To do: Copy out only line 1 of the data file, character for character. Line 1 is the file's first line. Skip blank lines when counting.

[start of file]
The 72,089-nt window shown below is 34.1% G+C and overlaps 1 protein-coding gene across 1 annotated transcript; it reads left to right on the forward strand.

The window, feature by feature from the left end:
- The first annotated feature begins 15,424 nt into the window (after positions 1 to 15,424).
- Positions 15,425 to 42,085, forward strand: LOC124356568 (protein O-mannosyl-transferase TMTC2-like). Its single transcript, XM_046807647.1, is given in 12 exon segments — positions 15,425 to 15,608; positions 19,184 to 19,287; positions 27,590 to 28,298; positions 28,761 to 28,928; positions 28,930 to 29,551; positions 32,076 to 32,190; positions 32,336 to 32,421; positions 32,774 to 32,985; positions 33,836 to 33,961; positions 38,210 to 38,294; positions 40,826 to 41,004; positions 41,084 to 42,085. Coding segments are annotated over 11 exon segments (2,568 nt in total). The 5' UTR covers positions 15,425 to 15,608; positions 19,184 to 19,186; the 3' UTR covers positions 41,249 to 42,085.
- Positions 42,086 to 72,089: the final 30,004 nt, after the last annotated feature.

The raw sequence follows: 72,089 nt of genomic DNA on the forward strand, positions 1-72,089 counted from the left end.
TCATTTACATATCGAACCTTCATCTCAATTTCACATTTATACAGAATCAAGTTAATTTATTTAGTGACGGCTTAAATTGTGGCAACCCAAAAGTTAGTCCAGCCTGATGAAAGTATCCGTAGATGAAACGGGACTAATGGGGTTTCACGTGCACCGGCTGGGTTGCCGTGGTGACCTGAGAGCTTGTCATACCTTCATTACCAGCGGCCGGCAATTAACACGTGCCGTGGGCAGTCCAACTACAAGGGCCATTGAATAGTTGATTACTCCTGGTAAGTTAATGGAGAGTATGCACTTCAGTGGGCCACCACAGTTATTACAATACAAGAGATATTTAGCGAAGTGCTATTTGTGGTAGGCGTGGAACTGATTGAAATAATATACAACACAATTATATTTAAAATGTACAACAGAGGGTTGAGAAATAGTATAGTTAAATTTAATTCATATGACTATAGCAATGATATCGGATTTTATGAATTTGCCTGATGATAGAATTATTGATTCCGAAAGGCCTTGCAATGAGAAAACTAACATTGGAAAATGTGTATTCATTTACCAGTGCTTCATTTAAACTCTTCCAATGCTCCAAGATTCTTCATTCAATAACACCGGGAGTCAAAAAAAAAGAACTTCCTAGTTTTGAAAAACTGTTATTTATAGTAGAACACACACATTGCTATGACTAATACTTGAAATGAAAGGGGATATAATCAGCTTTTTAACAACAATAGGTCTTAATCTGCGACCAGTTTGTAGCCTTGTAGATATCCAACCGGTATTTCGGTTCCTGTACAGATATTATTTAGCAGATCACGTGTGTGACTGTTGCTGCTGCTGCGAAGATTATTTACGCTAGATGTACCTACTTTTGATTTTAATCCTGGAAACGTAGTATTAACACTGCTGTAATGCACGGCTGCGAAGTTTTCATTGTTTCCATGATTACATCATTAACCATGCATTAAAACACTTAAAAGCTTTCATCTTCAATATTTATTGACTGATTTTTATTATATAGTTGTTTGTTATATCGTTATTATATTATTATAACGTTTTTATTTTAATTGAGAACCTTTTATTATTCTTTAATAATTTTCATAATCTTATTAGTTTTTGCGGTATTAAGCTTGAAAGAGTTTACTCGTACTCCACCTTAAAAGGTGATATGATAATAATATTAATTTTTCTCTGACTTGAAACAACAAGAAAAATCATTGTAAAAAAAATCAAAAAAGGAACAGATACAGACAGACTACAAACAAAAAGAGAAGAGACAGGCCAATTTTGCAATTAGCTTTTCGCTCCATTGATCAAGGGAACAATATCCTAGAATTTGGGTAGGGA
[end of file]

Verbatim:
The 72,089-nt window shown below is 34.1% G+C and overlaps 1 protein-coding gene across 1 annotated transcript; it reads left to right on the forward strand.